2. Quantitative Computed Tomography of Pulmonary Emphysema and Ventricular Function in Chronic Obstructive Pulmonary Disease Patients with Pulmonary Hypertension

    OpenAIRE

    Huang, Yu-Sen; Hsu, Hsao-Hsun; Chen, Jo-Yu; Tai, Mei-Hwa; Jaw, Fu-Shan; Chang, Yeun-Chung

    2014-01-01

    Objective This study strived to evaluate the relationship between degree of pulmonary emphysema and cardiac ventricular function in chronic obstructive pulmonary disease (COPD) patients with pulmonary hypertension (PH) using electrocardiographic-gated multidetector computed tomography (CT). Materials and Methods Lung transplantation candidates with the diagnosis of COPD and PH were chosen for the study population, and a total of 15 patients were included. The extent of emphysema is defined as...

  3. Naloxone-induced pulmonary edema.

    Science.gov (United States)

    Schwartz, J A; Koenigsberg, M D

    1987-11-01

    We present the case of a 68-year-old woman with acute pulmonary edema secondary to the administration of naloxone to reverse an inadvertent narcotic overdose. The patient presented following a 12-hour history of increasingly bizarre behavior and confusion. A total IV dose of 1.6 mg naloxone was administered in an attempt to reverse the suspected overconsumption of a codeine-containing cough suppressant. She immediately became agitated, tachycardic, and diaphoretic; a clinical diagnosis of acute pulmonary edema was made. Following treatment with furosemide, nitroglycerin, and morphine sulfate, the patient recovered completely without further incident. Although naloxone is thought to be a safe drug with few complications, it should not be used indiscriminantly, and the smallest doses necessary to elicit the desired response should be used. PMID:3662194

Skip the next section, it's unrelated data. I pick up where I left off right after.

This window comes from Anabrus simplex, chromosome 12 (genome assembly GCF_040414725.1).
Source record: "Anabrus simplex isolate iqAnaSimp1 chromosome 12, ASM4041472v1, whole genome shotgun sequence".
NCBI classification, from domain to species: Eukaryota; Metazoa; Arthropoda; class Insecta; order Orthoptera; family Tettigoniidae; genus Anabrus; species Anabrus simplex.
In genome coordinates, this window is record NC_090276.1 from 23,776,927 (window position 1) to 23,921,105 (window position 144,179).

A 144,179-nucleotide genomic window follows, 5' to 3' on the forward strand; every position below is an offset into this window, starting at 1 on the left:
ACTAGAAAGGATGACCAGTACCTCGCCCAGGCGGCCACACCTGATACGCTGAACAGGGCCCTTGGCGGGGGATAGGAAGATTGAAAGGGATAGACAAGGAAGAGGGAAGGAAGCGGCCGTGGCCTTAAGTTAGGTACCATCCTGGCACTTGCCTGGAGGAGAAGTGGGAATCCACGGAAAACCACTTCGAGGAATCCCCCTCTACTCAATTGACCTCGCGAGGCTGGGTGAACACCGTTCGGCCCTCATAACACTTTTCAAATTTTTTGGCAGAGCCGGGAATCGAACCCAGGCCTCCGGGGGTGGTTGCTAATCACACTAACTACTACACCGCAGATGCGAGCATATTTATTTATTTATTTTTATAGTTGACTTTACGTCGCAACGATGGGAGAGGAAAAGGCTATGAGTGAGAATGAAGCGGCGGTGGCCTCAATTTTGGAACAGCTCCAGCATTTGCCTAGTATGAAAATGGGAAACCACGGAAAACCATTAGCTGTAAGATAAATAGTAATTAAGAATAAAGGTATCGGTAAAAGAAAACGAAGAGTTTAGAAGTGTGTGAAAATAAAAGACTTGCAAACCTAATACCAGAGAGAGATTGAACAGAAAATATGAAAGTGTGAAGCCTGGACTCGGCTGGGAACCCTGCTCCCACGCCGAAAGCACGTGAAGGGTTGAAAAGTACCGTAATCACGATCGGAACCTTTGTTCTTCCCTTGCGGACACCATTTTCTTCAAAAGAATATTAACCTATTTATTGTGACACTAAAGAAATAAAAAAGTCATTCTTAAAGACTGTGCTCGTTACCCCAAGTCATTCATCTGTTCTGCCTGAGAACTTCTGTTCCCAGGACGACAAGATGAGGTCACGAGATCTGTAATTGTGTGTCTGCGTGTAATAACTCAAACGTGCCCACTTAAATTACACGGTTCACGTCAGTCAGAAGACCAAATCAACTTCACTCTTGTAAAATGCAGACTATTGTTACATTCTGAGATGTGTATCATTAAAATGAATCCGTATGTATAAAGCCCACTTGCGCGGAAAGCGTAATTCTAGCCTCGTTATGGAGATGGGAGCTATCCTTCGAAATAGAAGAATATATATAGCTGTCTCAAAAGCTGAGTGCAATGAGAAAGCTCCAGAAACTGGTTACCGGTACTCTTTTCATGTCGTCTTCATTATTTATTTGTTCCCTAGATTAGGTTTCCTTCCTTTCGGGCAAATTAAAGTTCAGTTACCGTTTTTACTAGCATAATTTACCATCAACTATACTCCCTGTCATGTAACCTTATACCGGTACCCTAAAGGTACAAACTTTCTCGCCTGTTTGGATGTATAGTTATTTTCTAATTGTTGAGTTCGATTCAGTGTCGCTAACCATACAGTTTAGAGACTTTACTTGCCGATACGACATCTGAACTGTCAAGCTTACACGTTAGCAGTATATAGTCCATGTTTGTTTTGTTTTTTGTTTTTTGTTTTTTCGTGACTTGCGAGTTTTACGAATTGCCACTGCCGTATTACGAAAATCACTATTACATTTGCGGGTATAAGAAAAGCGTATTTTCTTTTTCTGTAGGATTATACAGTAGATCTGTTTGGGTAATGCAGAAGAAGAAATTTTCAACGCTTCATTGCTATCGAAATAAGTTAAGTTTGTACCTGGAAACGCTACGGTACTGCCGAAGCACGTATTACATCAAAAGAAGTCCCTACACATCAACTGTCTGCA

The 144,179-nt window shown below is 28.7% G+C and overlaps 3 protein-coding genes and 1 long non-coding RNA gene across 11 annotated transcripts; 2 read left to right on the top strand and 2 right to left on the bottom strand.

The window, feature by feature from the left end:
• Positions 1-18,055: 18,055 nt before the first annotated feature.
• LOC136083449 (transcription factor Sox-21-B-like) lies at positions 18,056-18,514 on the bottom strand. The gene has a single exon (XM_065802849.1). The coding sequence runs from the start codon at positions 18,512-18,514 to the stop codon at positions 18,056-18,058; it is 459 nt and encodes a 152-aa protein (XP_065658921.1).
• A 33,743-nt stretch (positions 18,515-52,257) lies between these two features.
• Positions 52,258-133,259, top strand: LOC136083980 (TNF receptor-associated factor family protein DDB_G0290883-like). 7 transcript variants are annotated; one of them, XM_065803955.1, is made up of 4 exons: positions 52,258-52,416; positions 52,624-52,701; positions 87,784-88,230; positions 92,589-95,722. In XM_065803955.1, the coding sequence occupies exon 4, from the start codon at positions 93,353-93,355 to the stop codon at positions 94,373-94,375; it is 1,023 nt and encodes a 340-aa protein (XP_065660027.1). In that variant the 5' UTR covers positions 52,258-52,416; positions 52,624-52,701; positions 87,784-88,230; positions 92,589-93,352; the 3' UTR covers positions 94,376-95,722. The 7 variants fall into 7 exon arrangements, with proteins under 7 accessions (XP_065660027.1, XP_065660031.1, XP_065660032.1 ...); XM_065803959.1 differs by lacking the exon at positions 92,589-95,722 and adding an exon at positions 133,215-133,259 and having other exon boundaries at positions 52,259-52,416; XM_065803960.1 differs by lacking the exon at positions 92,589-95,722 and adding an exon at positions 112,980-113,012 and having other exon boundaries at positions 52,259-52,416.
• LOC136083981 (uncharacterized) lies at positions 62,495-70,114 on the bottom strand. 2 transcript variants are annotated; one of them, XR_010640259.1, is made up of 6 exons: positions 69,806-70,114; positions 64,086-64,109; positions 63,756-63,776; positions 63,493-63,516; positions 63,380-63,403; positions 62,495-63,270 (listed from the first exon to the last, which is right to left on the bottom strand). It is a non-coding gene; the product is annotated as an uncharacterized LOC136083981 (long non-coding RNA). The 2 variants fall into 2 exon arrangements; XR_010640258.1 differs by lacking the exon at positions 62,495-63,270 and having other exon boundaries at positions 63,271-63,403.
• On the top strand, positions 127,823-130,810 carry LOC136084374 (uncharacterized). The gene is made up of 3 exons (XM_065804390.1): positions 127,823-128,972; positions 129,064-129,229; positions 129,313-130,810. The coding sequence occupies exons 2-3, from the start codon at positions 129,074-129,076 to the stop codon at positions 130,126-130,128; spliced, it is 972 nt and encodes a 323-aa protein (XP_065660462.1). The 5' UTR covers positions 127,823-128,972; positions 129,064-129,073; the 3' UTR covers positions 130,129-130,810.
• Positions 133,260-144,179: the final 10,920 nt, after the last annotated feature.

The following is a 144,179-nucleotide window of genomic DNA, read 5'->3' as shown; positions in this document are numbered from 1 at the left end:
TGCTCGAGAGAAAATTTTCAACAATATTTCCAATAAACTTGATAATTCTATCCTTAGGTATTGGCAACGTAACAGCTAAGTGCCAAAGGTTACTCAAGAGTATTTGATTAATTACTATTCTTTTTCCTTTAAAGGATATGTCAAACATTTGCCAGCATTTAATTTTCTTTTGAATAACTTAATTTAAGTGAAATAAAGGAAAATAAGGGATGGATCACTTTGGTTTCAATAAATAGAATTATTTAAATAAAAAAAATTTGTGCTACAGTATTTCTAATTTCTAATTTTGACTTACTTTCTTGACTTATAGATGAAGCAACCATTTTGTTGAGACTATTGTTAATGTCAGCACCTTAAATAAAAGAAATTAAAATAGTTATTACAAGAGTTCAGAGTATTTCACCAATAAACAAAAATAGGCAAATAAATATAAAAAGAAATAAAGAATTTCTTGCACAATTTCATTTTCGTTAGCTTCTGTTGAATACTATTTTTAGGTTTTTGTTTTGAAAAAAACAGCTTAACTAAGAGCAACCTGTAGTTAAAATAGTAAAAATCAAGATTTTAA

4. Pulmonary Paragonimiasis Mimicking Tuberculous Pleuritis

    Science.gov (United States)

    Luo, Jian; Wang, Mao-Yun; Liu, Dan; Zhu, Hui; Yang, Sai; Liang, Bin-Miao; Liang, Zong-An

    2016-01-01

    Abstract Pulmonary paragonimiasis is a food-borne zoonosis with a wide variety of radiologic findings, which sometimes can be confused with tuberculosis and carcinoma. Therefore, differential diagnosis is always warranted. A 43-year-old male farmer, with productive cough, blood-tinged sputum and chest pain, as well as patchy consolidation and pleural effusions in chest computer tomography, was misdiagnosed of community-acquired pneumonia and tuberculosis. Complete blood cell count, sputum smear and culture, chest computer tomography, thoracoscopy, and biopsy. The diagnosis of pulmonary paragonimiasis was established due to the finding of Charcot–Leyden crystals in the pleural necrosis, and antibodies against Paragonimus westermani in enzyme-linked immunosorbent assay. Paragonimiasis should be considered as a possibility in the differential diagnosis of tuberculosis. Thoracoscopy is an effective and valuable technology that can help make an accurate diagnosis. PMID:27082624

  5. Uncommon presentation of pulmonary aspergilloma

    Directory of Open Access Journals (Sweden)

    Baradkar V

    2009-01-01